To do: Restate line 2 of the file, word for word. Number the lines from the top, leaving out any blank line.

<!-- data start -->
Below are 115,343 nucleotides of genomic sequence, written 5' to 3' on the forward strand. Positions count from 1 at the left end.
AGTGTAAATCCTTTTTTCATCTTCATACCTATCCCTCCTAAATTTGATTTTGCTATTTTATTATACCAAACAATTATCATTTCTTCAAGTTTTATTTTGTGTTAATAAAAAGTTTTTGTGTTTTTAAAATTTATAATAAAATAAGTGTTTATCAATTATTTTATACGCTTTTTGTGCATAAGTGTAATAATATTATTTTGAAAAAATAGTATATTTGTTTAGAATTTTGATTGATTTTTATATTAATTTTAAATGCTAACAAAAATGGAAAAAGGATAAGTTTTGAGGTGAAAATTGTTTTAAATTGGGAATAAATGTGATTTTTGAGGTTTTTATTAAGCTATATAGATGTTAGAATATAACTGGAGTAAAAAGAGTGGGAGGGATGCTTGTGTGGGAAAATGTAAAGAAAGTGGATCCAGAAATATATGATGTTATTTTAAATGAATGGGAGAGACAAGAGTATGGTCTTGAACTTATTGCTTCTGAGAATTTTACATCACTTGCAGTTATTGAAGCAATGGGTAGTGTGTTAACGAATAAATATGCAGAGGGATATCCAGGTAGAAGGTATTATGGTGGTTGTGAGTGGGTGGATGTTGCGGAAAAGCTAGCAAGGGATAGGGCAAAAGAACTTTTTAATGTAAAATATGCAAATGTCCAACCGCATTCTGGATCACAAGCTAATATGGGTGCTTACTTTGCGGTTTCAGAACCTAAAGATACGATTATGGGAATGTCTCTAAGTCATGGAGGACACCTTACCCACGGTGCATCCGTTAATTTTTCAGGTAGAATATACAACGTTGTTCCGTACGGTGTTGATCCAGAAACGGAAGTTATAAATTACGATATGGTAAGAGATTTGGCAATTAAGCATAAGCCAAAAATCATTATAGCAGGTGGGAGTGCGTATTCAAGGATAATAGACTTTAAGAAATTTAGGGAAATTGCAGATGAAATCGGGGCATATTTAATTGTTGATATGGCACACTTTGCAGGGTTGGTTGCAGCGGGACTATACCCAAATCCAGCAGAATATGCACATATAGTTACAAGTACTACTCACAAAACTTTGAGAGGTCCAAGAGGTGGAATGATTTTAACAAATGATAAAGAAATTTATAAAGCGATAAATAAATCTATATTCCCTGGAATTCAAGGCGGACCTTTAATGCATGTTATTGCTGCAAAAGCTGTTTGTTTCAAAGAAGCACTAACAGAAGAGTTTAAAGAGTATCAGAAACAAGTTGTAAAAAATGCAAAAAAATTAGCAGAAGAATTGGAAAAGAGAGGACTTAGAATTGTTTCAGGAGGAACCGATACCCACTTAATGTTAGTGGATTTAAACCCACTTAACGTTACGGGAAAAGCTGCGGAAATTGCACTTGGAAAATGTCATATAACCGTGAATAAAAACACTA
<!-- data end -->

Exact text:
AGTGTAAATCCTTTTTTCATCTTCATACCTATCCCTCCTAAATTTGATTTTGCTATTTTATTATACCAAACAATTATCATTTCTTCAAGTTTTATTTTGTGTTAATAAAAAGTTTTTGTGTTTTTAAAATTTATAATAAAATAAGTGTTTATCAATTATTTTATACGCTTTTTGTGCATAAGTGTAATAATATTATTTTGAAAAAATAGTATATTTGTTTAGAATTTTGATTGATTTTTATATTAATTTTAAATGCTAACAAAAATGGAAAAAGGATAAGTTTTGAGGTGAAAATTGTTTTAAATTGGGAATAAATGTGATTTTTGAGGTTTTTATTAAGCTATATAGATGTTAGAATATAACTGGAGTAAAAAGAGTGGGAGGGATGCTTGTGTGGGAAAATGTAAAGAAAGTGGATCCAGAAATATATGATGTTATTTTAAATGAATGGGAGAGACAAGAGTATGGTCTTGAACTTATTGCTTCTGAGAATTTTACATCACTTGCAGTTATTGAAGCAATGGGTAGTGTGTTAACGAATAAATATGCAGAGGGATATCCAGGTAGAAGGTATTATGGTGGTTGTGAGTGGGTGGATGTTGCGGAAAAGCTAGCAAGGGATAGGGCAAAAGAACTTTTTAATGTAAAATATGCAAATGTCCAACCGCATTCTGGATCACAAGCTAATATGGGTGCTTACTTTGCGGTTTCAGAACCTAAAGATACGATTATGGGAATGTCTCTAAGTCATGGAGGACACCTTACCCACGGTGCATCCGTTAATTTTTCAGGTAGAATATACAACGTTGTTCCGTACGGTGTTGATCCAGAAACGGAAGTTATAAATTACGATATGGTAAGAGATTTGGCAATTAAGCATAAGCCAAAAATCATTATAGCAGGTGGGAGTGCGTATTCAAGGATAATAGACTTTAAGAAATTTAGGGAAATTGCAGATGAAATCGGGGCATATTTAATTGTTGATATGGCACACTTTGCAGGGTTGGTTGCAGCGGGACTATACCCAAATCCAGCAGAATATGCACATATAGTTACAAGTACTACTCACAAAACTTTGAGAGGTCCAAGAGGTGGAATGATTTTAACAAATGATAAAGAAATTTATAAAGCGATAAATAAATCTATATTCCCTGGAATTCAAGGCGGACCTTTAATGCATGTTATTGCTGCAAAAGCTGTTTGTTTCAAAGAAGCACTAACAGAAGAGTTTAAAGAGTATCAGAAACAAGTTGTAAAAAATGCAAAAAAATTAGCAGAAGAATTGGAAAAGAGAGGACTTAGAATTGTTTCAGGAGGAACCGATACCCACTTAATGTTAGTGGATTTAAACCCACTTAACGTTACGGGAAAAGCTGCGGAAATTGCACTTGGAAAATGTCATATAACCGTGAATAAAAACACTA